"The incident highlights the fact that IT practitioners should be accountable to independent professional standards"
Notice that it was the BCS that said this. What a surprise(*), as they've always been trying to make IT a chartered profession so that they could charge for qualification courses and exams.
The only problem is that their certification will always be at least 5 years behind the current trends in software development, because of the time it takes to create the certification.
(*) Yes, I've always been bitter, because they did not accept that my degree did not even exempt me from the BCS part 1 entrance exams, so I never joined.
We used to get membership of the BCS provided by our work. As far as I can tell, this consisted of a regular (quarterly?) copy of a very dry and dull magazine, and the ability to go to some meetings and talks that nobody ever bothered with, so our employer stopped paying for it, in favour of more useful things like Pluralsight subscriptions.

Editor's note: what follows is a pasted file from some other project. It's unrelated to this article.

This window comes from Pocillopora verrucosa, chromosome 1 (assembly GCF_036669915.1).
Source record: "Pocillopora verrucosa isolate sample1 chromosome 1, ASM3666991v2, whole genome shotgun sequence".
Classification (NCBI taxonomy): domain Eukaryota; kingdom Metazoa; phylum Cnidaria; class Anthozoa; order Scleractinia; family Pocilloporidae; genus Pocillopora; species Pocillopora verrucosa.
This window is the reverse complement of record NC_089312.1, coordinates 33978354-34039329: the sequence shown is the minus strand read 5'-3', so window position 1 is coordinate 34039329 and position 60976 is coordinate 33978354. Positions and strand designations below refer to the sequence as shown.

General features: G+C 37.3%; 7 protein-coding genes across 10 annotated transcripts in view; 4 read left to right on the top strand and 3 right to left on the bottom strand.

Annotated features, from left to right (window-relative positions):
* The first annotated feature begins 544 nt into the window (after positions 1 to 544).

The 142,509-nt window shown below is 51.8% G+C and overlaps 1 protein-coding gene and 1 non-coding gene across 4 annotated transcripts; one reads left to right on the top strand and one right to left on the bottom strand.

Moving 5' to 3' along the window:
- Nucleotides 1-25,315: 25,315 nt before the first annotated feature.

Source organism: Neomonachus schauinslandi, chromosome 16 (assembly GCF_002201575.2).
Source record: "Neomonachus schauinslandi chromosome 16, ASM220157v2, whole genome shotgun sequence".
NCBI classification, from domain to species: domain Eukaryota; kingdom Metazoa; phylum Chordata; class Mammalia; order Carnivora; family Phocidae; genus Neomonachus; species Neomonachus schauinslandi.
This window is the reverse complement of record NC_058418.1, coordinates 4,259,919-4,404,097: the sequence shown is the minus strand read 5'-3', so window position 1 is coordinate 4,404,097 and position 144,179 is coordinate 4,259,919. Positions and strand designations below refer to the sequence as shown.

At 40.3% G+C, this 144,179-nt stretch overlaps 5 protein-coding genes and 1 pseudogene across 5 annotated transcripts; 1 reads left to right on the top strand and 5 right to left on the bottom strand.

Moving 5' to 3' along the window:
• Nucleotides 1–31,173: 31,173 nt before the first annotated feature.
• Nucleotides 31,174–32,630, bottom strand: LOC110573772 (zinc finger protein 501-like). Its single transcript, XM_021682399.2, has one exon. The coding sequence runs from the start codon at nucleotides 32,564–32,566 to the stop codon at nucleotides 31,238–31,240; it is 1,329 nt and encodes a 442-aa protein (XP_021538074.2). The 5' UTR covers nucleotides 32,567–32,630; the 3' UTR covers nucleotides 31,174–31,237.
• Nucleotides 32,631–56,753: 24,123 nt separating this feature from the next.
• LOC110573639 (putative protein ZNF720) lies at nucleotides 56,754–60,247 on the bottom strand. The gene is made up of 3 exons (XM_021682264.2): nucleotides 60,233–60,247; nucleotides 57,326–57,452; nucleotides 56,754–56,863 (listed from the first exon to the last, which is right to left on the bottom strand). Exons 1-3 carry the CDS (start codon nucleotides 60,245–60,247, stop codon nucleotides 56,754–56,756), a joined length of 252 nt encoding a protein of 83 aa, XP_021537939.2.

At some point there was talk of scientists having to become members of the relevant charted institute so I joined mine whilst my degree counted for admission in case they made the MIBiol exam route compulsory (I'd long since promised myself no more exams ever). The talk came to nothing but what made the membership worthwhile was a section of the magazine. It turned out most/a lot of the members were teachers and there was always a selection of exam howlers.
"It is likely that a developer..."
Should ignorant organisations make statements of justification based on opinions? This doesn't sound very professional to me. I am a member of the BCS and am uncomfortable with this sort of speculation being used for justification.
@"or am I reading too much into this?" nah it is just BCS talking out of their Rs in the hope that they can shoehorn themselves into being seen as an authority.
I looked at BCS back in the '90s and discovered that someone with a MCSE qualification and 5 years experience was in their top 25% of memberhip abilities. This was the time when brain dumps had all the questions and answers availible for every MS test and there was no confirmation that the person holding the certificates was the same as the one who took the tests. Surprising how many people apparantly took their tests in places like india and yet proved to be clueless about the subject.